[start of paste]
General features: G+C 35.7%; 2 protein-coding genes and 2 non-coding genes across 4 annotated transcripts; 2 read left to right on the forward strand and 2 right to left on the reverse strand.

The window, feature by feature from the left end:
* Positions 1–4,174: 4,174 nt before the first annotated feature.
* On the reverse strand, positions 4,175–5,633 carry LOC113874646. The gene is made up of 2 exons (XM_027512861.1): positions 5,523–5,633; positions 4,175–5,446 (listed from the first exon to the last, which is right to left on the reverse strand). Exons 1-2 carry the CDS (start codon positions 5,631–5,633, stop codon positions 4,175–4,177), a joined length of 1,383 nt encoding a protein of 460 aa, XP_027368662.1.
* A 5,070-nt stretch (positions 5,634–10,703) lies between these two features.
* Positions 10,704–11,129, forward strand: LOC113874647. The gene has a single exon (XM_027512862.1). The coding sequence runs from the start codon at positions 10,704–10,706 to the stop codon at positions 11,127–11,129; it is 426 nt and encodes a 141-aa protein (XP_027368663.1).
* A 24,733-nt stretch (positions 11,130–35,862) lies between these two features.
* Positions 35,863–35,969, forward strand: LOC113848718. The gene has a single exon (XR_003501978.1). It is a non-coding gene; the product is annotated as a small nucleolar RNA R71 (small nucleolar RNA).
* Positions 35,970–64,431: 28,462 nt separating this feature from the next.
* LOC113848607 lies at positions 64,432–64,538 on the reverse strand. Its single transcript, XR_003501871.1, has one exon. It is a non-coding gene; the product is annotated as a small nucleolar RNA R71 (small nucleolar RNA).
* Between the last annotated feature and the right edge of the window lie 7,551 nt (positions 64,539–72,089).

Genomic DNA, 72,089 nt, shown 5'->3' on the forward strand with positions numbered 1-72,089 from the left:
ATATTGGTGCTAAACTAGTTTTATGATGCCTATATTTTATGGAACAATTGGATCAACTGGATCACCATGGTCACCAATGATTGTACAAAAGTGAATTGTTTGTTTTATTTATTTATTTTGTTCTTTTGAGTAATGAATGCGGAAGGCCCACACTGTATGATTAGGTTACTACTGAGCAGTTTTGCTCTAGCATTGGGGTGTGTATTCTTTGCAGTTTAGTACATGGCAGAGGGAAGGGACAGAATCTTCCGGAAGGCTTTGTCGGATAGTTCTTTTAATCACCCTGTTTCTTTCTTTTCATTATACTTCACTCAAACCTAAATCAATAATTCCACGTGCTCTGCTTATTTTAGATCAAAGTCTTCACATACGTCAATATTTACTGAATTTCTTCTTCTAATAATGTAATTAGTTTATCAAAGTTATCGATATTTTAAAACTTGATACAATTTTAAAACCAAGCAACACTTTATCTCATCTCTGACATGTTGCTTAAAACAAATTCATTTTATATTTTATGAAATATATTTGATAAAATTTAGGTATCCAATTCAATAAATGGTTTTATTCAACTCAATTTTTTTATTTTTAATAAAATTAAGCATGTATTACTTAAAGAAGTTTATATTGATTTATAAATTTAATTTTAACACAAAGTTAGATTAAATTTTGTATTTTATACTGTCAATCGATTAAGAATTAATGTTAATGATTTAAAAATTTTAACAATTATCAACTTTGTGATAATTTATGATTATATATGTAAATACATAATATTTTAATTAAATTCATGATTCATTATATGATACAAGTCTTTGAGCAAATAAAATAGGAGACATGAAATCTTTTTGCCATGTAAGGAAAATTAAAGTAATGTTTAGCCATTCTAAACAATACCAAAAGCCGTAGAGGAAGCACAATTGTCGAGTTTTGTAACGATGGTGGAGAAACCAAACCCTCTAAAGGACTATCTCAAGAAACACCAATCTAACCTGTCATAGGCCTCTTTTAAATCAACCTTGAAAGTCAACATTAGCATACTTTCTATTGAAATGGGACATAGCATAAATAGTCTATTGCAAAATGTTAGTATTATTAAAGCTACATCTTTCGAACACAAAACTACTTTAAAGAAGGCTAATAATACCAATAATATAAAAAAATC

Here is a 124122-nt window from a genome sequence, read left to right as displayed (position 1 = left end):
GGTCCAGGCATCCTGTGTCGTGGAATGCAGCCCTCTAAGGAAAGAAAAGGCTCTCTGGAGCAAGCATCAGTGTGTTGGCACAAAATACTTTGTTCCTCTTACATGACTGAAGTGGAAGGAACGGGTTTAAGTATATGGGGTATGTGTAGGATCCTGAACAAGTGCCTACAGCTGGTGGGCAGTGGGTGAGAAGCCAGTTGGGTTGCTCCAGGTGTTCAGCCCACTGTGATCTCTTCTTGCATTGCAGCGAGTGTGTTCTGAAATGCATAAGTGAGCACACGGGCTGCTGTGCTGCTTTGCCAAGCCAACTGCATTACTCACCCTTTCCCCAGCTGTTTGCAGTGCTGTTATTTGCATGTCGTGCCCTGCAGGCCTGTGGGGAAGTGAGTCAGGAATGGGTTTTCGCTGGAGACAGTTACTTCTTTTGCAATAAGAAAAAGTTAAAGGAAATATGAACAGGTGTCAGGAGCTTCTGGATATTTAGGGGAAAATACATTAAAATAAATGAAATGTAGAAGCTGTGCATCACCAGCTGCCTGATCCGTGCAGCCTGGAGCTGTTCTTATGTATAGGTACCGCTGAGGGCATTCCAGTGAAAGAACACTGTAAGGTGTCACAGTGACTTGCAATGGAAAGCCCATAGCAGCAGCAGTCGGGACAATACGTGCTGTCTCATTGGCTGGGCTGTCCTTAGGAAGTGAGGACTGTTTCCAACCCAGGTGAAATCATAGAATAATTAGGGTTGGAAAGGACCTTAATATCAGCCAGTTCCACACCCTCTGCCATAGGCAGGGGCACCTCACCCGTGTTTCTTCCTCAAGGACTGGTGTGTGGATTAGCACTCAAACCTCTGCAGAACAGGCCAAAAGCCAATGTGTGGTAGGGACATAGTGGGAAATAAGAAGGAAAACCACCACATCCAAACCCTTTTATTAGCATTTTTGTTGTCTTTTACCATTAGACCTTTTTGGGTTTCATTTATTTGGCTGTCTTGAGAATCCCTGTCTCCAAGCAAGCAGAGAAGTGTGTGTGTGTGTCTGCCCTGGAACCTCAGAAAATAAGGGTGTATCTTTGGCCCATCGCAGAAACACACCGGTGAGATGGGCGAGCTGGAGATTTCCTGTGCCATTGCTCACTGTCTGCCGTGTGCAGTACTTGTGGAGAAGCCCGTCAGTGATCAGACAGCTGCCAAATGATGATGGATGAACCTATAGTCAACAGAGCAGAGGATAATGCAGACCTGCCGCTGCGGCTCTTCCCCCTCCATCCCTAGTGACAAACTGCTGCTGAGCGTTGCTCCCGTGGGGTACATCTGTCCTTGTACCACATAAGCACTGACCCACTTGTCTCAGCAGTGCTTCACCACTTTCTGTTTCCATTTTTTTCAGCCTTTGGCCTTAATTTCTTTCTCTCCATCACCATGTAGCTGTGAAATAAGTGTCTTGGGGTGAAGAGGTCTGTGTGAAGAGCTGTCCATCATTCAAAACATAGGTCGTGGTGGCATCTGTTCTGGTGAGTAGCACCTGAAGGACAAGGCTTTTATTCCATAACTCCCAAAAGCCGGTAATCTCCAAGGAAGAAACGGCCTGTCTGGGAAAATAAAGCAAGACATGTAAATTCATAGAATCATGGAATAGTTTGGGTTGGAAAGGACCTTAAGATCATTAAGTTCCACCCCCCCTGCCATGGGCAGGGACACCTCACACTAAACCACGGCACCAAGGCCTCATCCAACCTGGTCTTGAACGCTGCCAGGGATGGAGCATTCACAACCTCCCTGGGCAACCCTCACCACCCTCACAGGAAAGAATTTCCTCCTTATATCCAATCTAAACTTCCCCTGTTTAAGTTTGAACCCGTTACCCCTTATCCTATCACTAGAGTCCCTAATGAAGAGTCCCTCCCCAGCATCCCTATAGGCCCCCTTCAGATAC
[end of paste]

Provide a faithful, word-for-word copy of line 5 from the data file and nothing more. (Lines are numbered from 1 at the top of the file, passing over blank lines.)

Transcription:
* A 5,070-nt stretch (positions 5,634–10,703) lies between these two features.